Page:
Physical activity has been shown in animal experiments to promote nerve connections, increased blood supply and increased production of a protective compound known as nerve growth factor. McKhann and Albert recommend that a regular physical exercise routine be made a high priority beginning in middle age.

Mental activity can take a number of forms, among them mental exercising, a field that's been named "neurobics" and has become the subject of a number of recent guidebooks. "People who are mentally active are challenging their brain," says McKhann. "They're doing crossword puzzles, they're going to lectures, they're stimulating their brain."

McKhann suspects the final factor, a feeling of control over life and an ability to continue to make contributions, may be the most important.

"People like this don't see themselves as being on the shelf," he explains. "They see a positive role for themselves, whether it's in their family or within the framework of their community, at a church or in an organization where they volunteer. They're not just being passive and letting things wash their way."

McKhann hopes the book will be helpful to both the elderly and the generation caring for them. He thinks the younger group can benefit both in terms of the work they do now to take care of their parents and grandparents and in terms of taking care of their own brains in the long term.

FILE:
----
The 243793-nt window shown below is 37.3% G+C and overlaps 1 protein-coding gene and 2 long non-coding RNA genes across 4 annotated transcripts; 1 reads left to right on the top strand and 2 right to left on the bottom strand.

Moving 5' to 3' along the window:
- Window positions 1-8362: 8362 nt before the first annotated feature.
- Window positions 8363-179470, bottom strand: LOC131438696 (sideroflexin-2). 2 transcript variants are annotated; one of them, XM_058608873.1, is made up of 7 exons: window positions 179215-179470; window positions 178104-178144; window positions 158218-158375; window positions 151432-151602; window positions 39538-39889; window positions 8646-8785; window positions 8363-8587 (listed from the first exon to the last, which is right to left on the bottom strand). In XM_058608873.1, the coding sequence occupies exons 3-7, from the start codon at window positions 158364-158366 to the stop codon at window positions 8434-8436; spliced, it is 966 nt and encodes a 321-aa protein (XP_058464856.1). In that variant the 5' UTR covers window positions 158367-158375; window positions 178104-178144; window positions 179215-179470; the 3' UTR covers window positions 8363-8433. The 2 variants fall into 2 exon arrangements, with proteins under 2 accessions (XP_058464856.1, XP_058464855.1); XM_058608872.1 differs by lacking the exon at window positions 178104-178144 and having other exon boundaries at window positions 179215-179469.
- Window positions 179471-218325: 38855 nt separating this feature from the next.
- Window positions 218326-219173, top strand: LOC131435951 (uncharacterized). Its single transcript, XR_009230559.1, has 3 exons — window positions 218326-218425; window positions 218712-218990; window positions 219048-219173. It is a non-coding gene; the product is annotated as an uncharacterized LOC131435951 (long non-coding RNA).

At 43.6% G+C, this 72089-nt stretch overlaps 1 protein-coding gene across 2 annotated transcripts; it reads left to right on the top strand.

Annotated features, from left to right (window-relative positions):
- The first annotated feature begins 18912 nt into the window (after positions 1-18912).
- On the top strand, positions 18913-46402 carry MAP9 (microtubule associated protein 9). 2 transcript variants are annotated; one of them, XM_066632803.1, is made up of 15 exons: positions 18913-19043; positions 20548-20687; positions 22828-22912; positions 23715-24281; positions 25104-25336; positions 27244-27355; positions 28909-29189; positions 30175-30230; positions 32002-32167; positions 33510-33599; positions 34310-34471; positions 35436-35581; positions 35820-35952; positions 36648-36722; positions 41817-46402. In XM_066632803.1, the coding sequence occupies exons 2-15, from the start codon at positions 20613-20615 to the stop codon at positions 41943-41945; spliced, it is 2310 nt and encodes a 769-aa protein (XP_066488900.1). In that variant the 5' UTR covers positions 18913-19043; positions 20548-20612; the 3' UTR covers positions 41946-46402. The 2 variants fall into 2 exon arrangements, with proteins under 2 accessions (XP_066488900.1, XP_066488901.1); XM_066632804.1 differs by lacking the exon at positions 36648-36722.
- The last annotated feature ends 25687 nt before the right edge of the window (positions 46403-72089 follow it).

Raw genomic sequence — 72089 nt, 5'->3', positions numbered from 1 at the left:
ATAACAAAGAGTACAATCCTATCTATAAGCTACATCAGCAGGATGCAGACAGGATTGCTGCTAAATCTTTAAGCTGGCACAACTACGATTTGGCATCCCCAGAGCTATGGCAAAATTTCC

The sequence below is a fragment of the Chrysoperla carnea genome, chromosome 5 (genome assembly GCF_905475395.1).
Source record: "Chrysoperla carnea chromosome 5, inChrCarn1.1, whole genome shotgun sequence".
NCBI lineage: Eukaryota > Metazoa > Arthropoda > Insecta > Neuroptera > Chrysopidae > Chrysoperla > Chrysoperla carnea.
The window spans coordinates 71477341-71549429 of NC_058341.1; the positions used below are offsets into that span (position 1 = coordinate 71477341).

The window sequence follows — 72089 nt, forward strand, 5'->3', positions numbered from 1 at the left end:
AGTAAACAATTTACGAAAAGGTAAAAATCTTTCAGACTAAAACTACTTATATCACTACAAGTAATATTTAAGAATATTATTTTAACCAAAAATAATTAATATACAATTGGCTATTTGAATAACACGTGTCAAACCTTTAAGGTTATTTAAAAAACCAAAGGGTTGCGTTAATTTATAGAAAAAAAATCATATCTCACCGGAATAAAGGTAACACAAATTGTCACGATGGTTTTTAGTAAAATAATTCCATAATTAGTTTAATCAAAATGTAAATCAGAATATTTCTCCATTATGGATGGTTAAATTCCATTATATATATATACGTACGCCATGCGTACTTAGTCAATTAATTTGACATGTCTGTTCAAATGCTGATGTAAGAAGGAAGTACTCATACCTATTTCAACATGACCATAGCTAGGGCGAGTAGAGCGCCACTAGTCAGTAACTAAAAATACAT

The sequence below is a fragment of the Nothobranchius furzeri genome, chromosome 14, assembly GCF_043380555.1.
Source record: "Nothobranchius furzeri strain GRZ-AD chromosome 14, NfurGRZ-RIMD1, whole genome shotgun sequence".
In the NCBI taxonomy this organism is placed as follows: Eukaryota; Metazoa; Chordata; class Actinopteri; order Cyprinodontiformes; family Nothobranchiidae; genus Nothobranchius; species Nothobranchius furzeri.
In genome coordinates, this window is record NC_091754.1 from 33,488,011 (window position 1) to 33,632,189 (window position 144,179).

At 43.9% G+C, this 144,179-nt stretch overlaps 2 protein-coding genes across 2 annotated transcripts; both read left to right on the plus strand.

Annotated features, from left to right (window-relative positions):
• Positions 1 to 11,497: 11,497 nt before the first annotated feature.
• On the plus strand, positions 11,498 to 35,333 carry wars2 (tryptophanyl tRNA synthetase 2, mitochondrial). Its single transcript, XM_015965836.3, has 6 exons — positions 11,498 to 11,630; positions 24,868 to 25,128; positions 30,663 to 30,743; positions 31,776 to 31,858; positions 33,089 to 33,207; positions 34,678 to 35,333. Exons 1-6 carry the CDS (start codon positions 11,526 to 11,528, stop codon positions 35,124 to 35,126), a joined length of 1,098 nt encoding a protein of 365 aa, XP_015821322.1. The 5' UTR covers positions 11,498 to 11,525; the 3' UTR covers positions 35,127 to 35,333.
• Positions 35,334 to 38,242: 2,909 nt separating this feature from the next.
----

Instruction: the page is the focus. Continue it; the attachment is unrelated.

Asked if this, his first general audience book, was a different experience than the usual writing he does for scientific papers, McKhann gives a hearty laugh.

"It's much harder than scientific writing," he says, chuckling. "Much harder."

Buchholz says the challenge in writing his book on headaches lay in condensing what he normally communicates to patients in a clinical setting into book form. "I had to accomplish in print with my readers what I do face to face with my patients: explain their headaches in a way that really makes sense and motivate them to do the right things to gain control," Buchholz explains.

Buchholz has overturned many conventional tenets of headache diagnosis and treatment to develop an innovative program of headache prevention. His work is centered on a key theory: that "nearly all headaches stem from the mechanism of migraine."

"When I began practicing neurology, I never intended to become a headache doctor. By realizing that virtually all headaches--including so-called sinus and tension headaches--are forms of migraine and by figuring out how migraine can be controlled in three simple steps, I've learned how to help headache sufferers regain control of their lives," Buchholz says.